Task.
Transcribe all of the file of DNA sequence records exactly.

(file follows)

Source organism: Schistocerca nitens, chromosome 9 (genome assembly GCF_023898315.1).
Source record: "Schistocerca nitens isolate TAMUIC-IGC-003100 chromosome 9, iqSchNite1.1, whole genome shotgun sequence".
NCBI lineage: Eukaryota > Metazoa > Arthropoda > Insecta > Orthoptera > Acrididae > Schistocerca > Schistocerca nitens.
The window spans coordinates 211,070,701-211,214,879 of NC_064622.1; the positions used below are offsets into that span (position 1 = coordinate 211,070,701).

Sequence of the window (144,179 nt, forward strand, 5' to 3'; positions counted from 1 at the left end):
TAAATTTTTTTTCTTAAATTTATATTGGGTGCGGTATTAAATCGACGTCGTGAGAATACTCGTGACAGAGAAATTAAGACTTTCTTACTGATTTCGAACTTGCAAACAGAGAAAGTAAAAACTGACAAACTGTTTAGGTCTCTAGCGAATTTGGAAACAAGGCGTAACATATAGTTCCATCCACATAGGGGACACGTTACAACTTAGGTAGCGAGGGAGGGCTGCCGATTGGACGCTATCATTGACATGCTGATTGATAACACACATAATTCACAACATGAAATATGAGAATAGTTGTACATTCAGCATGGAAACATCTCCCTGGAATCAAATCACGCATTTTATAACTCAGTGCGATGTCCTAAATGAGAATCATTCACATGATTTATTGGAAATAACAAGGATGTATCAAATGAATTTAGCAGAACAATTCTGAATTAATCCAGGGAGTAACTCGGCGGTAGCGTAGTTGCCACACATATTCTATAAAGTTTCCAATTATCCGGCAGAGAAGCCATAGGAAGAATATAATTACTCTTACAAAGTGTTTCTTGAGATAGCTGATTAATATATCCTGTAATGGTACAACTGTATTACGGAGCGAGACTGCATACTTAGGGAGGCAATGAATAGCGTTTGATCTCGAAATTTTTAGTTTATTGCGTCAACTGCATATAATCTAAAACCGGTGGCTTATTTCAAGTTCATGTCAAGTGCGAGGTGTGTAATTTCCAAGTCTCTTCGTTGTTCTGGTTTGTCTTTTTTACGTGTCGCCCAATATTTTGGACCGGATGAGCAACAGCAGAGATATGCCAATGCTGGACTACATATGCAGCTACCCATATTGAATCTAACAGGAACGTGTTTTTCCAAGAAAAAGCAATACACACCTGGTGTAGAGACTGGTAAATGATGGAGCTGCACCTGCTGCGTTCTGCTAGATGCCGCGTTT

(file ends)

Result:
Source organism: Schistocerca nitens, chromosome 9 (genome assembly GCF_023898315.1).
Source record: "Schistocerca nitens isolate TAMUIC-IGC-003100 chromosome 9, iqSchNite1.1, whole genome shotgun sequence".
NCBI lineage: Eukaryota > Metazoa > Arthropoda > Insecta > Orthoptera > Acrididae > Schistocerca > Schistocerca nitens.
The window spans coordinates 211,070,701-211,214,879 of NC_064622.1; the positions used below are offsets into that span (position 1 = coordinate 211,070,701).

Sequence of the window (144,179 nt, forward strand, 5' to 3'; positions counted from 1 at the left end):
TAAATTTTTTTTCTTAAATTTATATTGGGTGCGGTATTAAATCGACGTCGTGAGAATACTCGTGACAGAGAAATTAAGACTTTCTTACTGATTTCGAACTTGCAAACAGAGAAAGTAAAAACTGACAAACTGTTTAGGTCTCTAGCGAATTTGGAAACAAGGCGTAACATATAGTTCCATCCACATAGGGGACACGTTACAACTTAGGTAGCGAGGGAGGGCTGCCGATTGGACGCTATCATTGACATGCTGATTGATAACACACATAATTCACAACATGAAATATGAGAATAGTTGTACATTCAGCATGGAAACATCTCCCTGGAATCAAATCACGCATTTTATAACTCAGTGCGATGTCCTAAATGAGAATCATTCACATGATTTATTGGAAATAACAAGGATGTATCAAATGAATTTAGCAGAACAATTCTGAATTAATCCAGGGAGTAACTCGGCGGTAGCGTAGTTGCCACACATATTCTATAAAGTTTCCAATTATCCGGCAGAGAAGCCATAGGAAGAATATAATTACTCTTACAAAGTGTTTCTTGAGATAGCTGATTAATATATCCTGTAATGGTACAACTGTATTACGGAGCGAGACTGCATACTTAGGGAGGCAATGAATAGCGTTTGATCTCGAAATTTTTAGTTTATTGCGTCAACTGCATATAATCTAAAACCGGTGGCTTATTTCAAGTTCATGTCAAGTGCGAGGTGTGTAATTTCCAAGTCTCTTCGTTGTTCTGGTTTGTCTTTTTTACGTGTCGCCCAATATTTTGGACCGGATGAGCAACAGCAGAGATATGCCAATGCTGGACTACATATGCAGCTACCCATATTGAATCTAACAGGAACGTGTTTTTCCAAGAAAAAGCAATACACACCTGGTGTAGAGACTGGTAAATGATGGAGCTGCACCTGCTGCGTTCTGCTAGATGCCGCGTTT